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50

OCTOBER 2015

|

THE FOREIGN SERVICE JOURNAL

STATE VP VOICE

| BY ANGIE BRYAN

AFSA NEWS

Views and opinions expressed in this column are solely those of the AFSA State VP.

Contact:

BryanA@state.gov

| (202) 647-8160

Thanks to the popularity of

police-themed television

shows, most Americans have

grown up knowing about

Miranda rights. But how

many of you know what Wein-

garten rights are?

Instead of skipping ahead

to the next article, indulge

me and continue reading—it

could have a profound effect

on your career.

In 1975 the Supreme

Court ruled that, “in union-

ized workplaces, employees

have the right…to the pres-

ence of a union steward dur-

ing any management inquiry

that the employee reason-

ably believes may result in

discipline.”

In the Foreign Service

context, if you’ve been called

in for questioning by Human

Resources, Diplomatic

Security or the Office of the

Inspector General, and you

reasonably believe that the

interview could lead to disci-

plinary action such as a letter

of reprimand, suspension

without pay or termination

for misconduct, you have the

right to have an AFSA rep-

resentative accompany you

(or, if overseas, have an AFSA

representative participate via

speaker phone or some other

similar arrangement).

These rights have become

known as Weingarten rights.

The twist? By contrast

with Miranda rights, the

office doing the questioning

does not have to inform you

of your Weingarten rights. It’s

up to you not only to know

them, but also to refuse to

answer questions until you

can secure AFSA representa-

tion.

When you invoke your

Weingarten rights, the inves-

tigating official must allow

a reasonable period of time

for a union representative to

attend the interview.

Many of you (in fact, I

hope most of you) are read-

ing this and thinking, “Fine,

but I’m not planning on doing

anything wrong. If I don’t

have anything to hide, why

should I insist on having an

AFSA representative with

me? Wouldn’t that make me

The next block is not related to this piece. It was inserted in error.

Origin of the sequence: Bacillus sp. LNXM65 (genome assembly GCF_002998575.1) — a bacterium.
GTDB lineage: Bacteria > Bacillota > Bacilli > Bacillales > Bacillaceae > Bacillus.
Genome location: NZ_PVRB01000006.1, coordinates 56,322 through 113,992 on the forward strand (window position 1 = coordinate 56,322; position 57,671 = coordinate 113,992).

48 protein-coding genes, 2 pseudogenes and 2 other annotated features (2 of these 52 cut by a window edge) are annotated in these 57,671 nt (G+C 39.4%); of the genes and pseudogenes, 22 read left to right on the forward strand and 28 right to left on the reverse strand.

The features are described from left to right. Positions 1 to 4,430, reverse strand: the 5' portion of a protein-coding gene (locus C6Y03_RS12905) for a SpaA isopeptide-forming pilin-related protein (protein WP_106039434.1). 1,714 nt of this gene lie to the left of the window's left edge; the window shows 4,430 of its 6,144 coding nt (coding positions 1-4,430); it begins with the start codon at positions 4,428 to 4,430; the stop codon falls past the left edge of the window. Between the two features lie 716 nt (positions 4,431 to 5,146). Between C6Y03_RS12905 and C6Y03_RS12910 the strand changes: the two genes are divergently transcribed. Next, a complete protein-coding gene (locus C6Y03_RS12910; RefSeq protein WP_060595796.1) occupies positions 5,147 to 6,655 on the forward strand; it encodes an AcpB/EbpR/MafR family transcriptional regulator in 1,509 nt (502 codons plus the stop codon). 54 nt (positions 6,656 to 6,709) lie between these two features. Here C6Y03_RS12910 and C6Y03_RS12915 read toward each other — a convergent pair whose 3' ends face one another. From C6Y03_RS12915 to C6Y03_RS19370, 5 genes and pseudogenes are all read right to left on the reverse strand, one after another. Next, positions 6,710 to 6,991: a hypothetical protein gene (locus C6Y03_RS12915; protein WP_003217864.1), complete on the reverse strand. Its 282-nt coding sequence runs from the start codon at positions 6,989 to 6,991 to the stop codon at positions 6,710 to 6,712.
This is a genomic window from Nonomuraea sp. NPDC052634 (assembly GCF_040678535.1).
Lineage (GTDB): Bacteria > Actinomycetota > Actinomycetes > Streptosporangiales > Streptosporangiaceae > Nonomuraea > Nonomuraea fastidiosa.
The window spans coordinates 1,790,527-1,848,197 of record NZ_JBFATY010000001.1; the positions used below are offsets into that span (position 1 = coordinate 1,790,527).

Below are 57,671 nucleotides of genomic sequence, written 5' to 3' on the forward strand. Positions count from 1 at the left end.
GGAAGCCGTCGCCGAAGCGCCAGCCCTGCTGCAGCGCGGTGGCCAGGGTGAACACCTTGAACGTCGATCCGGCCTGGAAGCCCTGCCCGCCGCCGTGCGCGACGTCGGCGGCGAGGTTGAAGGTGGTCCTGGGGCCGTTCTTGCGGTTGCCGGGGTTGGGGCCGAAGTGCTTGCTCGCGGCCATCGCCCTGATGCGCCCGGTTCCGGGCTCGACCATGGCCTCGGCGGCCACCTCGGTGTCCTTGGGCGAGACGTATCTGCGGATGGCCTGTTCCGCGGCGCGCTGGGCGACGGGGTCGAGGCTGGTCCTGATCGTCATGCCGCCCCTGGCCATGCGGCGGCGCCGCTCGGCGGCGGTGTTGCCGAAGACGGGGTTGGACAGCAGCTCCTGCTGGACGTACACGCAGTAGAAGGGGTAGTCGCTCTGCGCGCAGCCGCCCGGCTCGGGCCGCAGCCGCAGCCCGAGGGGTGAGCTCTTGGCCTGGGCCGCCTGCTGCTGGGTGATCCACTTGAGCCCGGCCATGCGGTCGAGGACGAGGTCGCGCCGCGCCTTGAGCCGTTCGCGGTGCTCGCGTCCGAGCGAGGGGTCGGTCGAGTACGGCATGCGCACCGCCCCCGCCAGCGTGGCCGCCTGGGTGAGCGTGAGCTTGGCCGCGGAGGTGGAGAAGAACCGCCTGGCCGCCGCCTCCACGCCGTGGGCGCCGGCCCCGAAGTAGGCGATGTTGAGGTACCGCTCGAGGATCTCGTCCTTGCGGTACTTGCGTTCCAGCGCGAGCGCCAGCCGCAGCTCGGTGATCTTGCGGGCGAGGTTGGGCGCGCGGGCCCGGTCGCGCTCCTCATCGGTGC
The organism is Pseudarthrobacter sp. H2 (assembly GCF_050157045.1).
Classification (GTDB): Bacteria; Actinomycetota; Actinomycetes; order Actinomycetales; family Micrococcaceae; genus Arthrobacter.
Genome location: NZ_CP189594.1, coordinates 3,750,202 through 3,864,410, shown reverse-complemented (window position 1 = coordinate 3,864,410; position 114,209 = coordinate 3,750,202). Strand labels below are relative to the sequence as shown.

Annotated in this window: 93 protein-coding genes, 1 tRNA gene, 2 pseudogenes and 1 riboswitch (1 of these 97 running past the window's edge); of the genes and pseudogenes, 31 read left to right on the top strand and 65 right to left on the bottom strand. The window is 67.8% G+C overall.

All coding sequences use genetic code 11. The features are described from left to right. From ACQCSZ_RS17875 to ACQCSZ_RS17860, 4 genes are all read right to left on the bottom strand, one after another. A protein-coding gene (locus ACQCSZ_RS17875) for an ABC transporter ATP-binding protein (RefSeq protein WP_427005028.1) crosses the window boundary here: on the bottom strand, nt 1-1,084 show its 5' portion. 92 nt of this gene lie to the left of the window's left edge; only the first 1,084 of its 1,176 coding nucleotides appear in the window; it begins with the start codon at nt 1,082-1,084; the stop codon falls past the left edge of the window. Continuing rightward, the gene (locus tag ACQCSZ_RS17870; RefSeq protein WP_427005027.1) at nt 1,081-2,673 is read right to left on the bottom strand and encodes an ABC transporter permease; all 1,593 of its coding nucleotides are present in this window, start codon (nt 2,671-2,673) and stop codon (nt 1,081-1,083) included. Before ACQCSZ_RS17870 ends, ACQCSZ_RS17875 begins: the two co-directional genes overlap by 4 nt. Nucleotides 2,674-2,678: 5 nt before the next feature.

look guilty?”

Over and over again,

AFSA has seen cases where

well-meaning employees

consent to interviews without

requesting our assistance.

Perhaps they’ve been told

that they aren’t the subject

of the investigation, and

that they’re being called in

merely as witnesses. Perhaps

they’ve been told that coop-

erating will help clear up the

matter more quickly, or that

the investigators have “just a

few questions” for them.

Regardless of what

they’ve been told, however,

once that interview begins,

the employee is on the hook

not only for whatever behav-

ior is being investigated,

but also for potentially lying

about it.

Many people, particularly

those who are deeply honest

and law-abiding, become

extremely nervous when

interviewed by a law enforce-

ment official.

It can be easy to get

tripped up or unintentionally

give inconsistent responses,

which leave employees

vulnerable to charges of

lying to a law enforcement

officer—a separate crime in

and of itself that can lead to

the end of one’s career with

the government as well as to

prison time.

The presence of an AFSA

representative during both

witness and subject inter-

views serves several useful

purposes.

The AFSA representative

(1) ensures that the investi-

gator affords the employee

all of his or her rights and

conducts the interview in

an appropriate and profes-

sional manner; (2) requests

clarification of questions

and/or clarifies the employ-

ee’s answer(s); (3) confers

privately with the employee,

if necessary, to answer his/

her questions or provide

guidance; and (4) reviews

sworn statements that may

be requested or required.

AFSA cannot do any of the

above if the employee has

not exercised his or her Wein-

garten rights and insisted

on the presence of an AFSA

representative.

While AFSA will, of course,

agree to be present dur-

ing subsequent interviews,

for some employees there

may be no second interview,

depending on the informa-

tion already volunteered.

The initial interview may

result directly in disciplinary

charges, criminal charges or

pressure to resign in lieu of

such charges being filed.

Save yourself the stress

and the legal problems and

invoke your Weingarten

rights from the beginning—

they’re there for a reason.

For a more in-depth look

at why it’s so crucial to

know your rights, please see

AFSA’s guidance on OIG and

DS investigations at www.

afsa.org/ig-and-ds-

investigation-guidance.

n

If you’ve been called in for questioning by

Human Resources, Diplomatic Security or

the Office of the Inspector General, and

you reasonably believe that the interview

could lead to disciplinary action, you have

the right to have an AFSA representative

accompany you.

Know (and Invoke) Your Rights